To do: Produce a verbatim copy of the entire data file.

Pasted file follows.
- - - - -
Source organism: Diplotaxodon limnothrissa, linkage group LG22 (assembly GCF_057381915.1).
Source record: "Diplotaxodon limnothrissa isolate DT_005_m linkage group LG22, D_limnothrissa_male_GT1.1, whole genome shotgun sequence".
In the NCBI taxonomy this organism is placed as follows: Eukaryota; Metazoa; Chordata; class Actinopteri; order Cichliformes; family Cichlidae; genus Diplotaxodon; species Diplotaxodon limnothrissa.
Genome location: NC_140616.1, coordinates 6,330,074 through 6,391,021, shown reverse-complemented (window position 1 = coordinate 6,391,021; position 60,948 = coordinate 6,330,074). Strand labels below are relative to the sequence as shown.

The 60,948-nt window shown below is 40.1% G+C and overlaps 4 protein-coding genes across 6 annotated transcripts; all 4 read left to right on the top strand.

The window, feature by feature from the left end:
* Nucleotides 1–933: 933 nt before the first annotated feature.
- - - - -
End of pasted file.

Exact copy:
Source organism: Diplotaxodon limnothrissa, linkage group LG22 (assembly GCF_057381915.1).
Source record: "Diplotaxodon limnothrissa isolate DT_005_m linkage group LG22, D_limnothrissa_male_GT1.1, whole genome shotgun sequence".
In the NCBI taxonomy this organism is placed as follows: Eukaryota; Metazoa; Chordata; class Actinopteri; order Cichliformes; family Cichlidae; genus Diplotaxodon; species Diplotaxodon limnothrissa.
Genome location: NC_140616.1, coordinates 6,330,074 through 6,391,021, shown reverse-complemented (window position 1 = coordinate 6,391,021; position 60,948 = coordinate 6,330,074). Strand labels below are relative to the sequence as shown.

The 60,948-nt window shown below is 40.1% G+C and overlaps 4 protein-coding genes across 6 annotated transcripts; all 4 read left to right on the top strand.

The window, feature by feature from the left end:
* Nucleotides 1–933: 933 nt before the first annotated feature.